GSA Connects 2022 meeting in Denver, Colorado

Paper No. 168-6
Presentation Time: 9:00 AM-1:00 PM


BARNES, Gwen and CRAMER, Bradley, Department of Earth and Environmental Sciences, University of Iowa, 115 Trowbridge Hall, Iowa City, IA 52242

Extensive studies of Upper Cambrian strata across several paleocontinents document a global positive shift in the carbon isotope record (δ13C) that exceeds +5‰ in an event now known as the Steptoean Positive Carbon Isotope Excursion (SPICE). A handful of studies additionally recognize coeval positive excursions in the organic carbon isotope record and in the carbonate-associated sulfur and pyrite records. Investigations of redox conditions using various other redox-sensitive trace metals reveal notable deviations from baseline values as well. Though the precise driving mechanisms of the SPICE are debated, these signals are commonly interpreted to represent episodes of enhanced organic carbon burial and preservation and changing marine redox conditions (euxinia/anoxia).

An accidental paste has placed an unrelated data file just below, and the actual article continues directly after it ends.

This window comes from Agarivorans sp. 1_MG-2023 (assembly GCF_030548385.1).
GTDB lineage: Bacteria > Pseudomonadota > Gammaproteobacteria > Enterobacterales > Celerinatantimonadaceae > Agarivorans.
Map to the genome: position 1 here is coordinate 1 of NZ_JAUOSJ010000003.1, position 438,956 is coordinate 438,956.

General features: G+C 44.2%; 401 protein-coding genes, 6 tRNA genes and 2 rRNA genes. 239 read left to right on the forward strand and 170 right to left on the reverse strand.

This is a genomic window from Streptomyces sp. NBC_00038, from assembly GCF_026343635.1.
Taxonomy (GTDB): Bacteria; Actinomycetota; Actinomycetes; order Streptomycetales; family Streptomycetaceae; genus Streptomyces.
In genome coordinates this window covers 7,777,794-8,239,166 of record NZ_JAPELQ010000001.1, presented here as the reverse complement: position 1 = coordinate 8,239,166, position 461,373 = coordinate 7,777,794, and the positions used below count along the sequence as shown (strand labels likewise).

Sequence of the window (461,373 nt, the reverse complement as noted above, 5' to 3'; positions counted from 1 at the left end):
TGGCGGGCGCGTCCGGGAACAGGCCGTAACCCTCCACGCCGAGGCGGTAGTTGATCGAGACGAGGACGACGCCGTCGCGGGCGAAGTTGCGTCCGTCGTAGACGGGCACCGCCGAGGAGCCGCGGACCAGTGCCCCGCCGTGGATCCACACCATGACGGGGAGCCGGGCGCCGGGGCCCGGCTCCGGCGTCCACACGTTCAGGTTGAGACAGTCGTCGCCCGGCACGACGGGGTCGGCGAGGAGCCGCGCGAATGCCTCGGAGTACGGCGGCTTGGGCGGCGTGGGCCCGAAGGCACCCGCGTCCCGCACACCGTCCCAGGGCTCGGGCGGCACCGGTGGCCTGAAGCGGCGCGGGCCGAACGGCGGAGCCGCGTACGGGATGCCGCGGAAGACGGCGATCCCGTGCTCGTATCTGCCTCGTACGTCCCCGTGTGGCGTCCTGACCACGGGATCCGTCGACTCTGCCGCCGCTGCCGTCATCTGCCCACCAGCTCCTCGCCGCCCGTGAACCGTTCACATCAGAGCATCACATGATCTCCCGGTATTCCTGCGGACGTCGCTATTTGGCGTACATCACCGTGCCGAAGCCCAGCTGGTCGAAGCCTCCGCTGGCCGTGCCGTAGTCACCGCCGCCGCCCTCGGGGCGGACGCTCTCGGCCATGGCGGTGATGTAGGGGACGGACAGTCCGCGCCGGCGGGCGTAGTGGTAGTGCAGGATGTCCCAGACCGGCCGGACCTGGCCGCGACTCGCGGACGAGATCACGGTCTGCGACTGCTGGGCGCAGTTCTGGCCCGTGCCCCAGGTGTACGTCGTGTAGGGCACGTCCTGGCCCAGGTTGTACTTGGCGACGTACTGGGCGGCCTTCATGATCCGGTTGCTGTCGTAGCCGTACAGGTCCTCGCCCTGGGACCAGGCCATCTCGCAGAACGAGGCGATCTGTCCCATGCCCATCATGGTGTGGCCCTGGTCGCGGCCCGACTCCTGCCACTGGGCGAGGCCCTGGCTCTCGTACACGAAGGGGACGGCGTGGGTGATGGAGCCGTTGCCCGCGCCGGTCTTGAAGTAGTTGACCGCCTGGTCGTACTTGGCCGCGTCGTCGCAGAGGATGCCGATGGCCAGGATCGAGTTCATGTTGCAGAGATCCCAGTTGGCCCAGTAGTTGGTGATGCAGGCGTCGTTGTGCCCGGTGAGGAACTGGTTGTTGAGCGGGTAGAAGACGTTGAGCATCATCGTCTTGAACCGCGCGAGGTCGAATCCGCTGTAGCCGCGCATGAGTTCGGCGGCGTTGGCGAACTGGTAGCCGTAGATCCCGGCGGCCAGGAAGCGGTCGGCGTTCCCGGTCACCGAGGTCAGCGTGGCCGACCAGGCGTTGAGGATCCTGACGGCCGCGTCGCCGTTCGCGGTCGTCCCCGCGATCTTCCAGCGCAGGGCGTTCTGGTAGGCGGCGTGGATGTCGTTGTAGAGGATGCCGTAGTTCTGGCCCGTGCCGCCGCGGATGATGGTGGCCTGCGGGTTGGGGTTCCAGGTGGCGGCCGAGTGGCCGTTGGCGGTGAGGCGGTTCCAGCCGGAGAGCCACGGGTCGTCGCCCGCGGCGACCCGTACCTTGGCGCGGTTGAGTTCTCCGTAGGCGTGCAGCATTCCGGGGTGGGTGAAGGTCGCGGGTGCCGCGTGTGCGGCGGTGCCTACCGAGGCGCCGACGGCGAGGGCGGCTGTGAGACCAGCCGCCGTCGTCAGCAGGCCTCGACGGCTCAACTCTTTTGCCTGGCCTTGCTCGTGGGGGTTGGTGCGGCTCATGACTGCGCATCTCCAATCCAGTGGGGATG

The roles of nutrient cycling, local primary production, and changing redox conditions in global carbon cycle perturbations can be investigated using the δ15N record. Here, we collected high-resolution paired carbonate carbon (δ13Ccarb) and nitrogen (δ15N) isotope data of the SPICE from the Rhinehart A-1 drill core from central Iowa. The data reveal a transient negative δ15N excursion that begins around the onset of the positive δ13C excursion, which likely suggests a local increase in nitrogen fixation. An increase in nitrogen fixation by diazotrophs could have supplied the sediment with isotopically low δ15N values. This bioavailable nitrogen combined with an increase phosphorous via liberation under reducing conditions (as opposed to increased weathering) are consistent with a period of elevated primary production near the onset of the SPICE. The evidence presented here further highlights similarities between the SPICE and other major biogeochemical events and, therefore, plays a pivotal role in both constraining potential driving mechanisms and better understanding how the Earth system operated in the past.